© 2024 WFAE

Mailing Address:
8801 J.M. Keynes Dr. Ste. 91
Charlotte NC 28262
Tax ID: 56-1803808
90.7 Charlotte 93.7 Southern Pines 90.3 Hickory 106.1 Laurinburg
Play Live Radio
Next Up:
0:00 0:00
Available On Air Stations

She Says: The Burden

Greg Harris

Linda has been waiting for months to hear from the Mecklenburg District Attorney's office about whether her case will move forward. Then she gets a call. We rejoin Linda on the winding road for an update and a closer look at the burden of proof.



Editor’s note: If you haven’t listened to the entire first season of She Says, stop. Go back and listen and this update will make a whole lot more sense.

This podcast includes adult language and themes. It also contains descriptions of sexual violence. Please be advised.


SARAH DELIA: If I could be a fly on the wall anywhere that wasn’t a tropical island, it would be the Mecklenburg County courthouse. Lives are changed forever there. It’s a building where someone could be getting married in one room and, in another, facing charges for assault, rape, murder or all of the above. It’s where someone’s story is told and stored, for at least a period of time. It’s where peers evaluate and judge. It’s where sentences are determined and arguments are made.

It’s the place Linda has been searching for as she’s traveled the winding road. Every step she’s made, every turn she’s chosen, well, she’s hoped it would lead to here. This is where she would get answers. This is where she would get justice.

But we’re not quite there yet.

The courthouse is this living, breathing thing. The blood that flows within the building are the people – the public. The courtrooms are vital chambers of its heart. There’s even a cafe, the stomach. And there are many important arteries in the courthouse. One of them is tucked away on the second floor. It’s the criminal clerk’s office.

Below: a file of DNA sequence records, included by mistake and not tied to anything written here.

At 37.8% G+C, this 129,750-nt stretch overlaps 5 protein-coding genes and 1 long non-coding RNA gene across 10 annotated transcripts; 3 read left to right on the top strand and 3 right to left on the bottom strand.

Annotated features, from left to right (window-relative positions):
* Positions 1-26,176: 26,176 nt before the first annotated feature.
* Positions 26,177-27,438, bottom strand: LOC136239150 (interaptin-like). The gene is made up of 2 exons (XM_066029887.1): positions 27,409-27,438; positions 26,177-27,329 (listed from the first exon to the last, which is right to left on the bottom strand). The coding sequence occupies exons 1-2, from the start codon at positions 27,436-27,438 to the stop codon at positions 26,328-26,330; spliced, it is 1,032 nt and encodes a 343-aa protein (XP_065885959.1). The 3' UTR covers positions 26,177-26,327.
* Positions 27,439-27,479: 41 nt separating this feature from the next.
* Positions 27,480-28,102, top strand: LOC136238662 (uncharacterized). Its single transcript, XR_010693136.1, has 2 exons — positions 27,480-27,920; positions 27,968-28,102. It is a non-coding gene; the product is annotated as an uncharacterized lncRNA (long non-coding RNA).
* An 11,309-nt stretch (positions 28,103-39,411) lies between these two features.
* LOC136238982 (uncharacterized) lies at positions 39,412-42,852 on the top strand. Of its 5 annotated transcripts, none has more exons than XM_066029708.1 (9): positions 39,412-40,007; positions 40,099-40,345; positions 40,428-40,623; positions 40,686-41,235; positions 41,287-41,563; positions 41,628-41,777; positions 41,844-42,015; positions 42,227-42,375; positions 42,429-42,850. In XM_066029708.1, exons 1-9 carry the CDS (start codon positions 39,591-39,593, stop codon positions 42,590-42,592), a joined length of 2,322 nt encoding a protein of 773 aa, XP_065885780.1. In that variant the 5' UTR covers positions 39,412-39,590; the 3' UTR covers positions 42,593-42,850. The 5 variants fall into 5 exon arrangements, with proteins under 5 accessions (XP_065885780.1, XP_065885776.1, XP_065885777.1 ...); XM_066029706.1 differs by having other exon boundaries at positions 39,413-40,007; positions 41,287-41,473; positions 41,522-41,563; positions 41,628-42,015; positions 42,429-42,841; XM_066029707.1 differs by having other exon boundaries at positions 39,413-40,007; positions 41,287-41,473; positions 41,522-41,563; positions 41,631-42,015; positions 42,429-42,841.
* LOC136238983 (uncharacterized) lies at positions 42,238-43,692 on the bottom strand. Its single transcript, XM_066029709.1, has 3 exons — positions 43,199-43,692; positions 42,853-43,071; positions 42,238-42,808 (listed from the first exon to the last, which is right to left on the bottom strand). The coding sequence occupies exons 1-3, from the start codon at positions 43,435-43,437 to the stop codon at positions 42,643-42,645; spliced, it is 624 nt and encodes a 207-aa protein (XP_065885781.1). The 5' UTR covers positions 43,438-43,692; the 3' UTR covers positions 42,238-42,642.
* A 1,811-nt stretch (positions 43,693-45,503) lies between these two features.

And the criminal clerk’s office is a lot like a library. First off, it’s free and open to the public and a bit underutilized. It’s usually quiet. And it’s a great place to find the details of a gripping story — the underbelly of what someone says happened to them.

And just like a library, there are stacks and experts – those are the clerks – who know how to quickly weave in and out of rows of files and retrieve the one you’re looking for. Like a book, the file contains characters, a plot and scenes. Anyone can publish a book if you find the right publisher or even self-publish. But not so much with a case file. Not everyone’s story goes before a judge. Not everyone gets a verdict. Not everyone gets the justice they seek.

After all, Lady Justice is blindfolded for a reason. And she takes the blindfold off for no one. No matter how sad the story.

No matter how many lives have been affected by this horrible, tragic thing that someone says happened. She doesn’t know which way the scales are tipping and who they are tipping for.

Two months after our last episode of She Says in August of 2018, I found myself spending a lot of time in the Mecklenburg County Courthouse once again. The place Linda hoped would be her last stop on the winding road. The place where she could maybe find some resolution to her story, to the crime she believed she was owed some justice for.

But this time, I wasn’t there to pour through documents in Linda’s case file. This time, I was there for a trial.

I’m Sarah Delia, this is She Says.

Trial Courtroom Deputy: All rise

DELIA: One of the most important things about covering a trial is where you sit. For me, that’s not the in the front row.

I think the best seat is in the middle of the long pew in the back of the courtroom. When I was covering this trial that lasted eight days, I made a beeline for that spot each day. You can see everything from there. The defense was to my left, the judge in the center and the prosecution to my right. The box of blank-faced jurors was closest to the witness stand. The testimony from a witness is sort of like a one-way conversation to the jury.

And as I observed from the back pew day after day, I saw some familiar faces.

First, Assistant District Attorney Kristen Northrup. She’s the head of the adult sex crimes unit for Mecklenburg County.

Northrup in the courtroom: And that same fear prevented her from yelling, saying no, telling him to stop.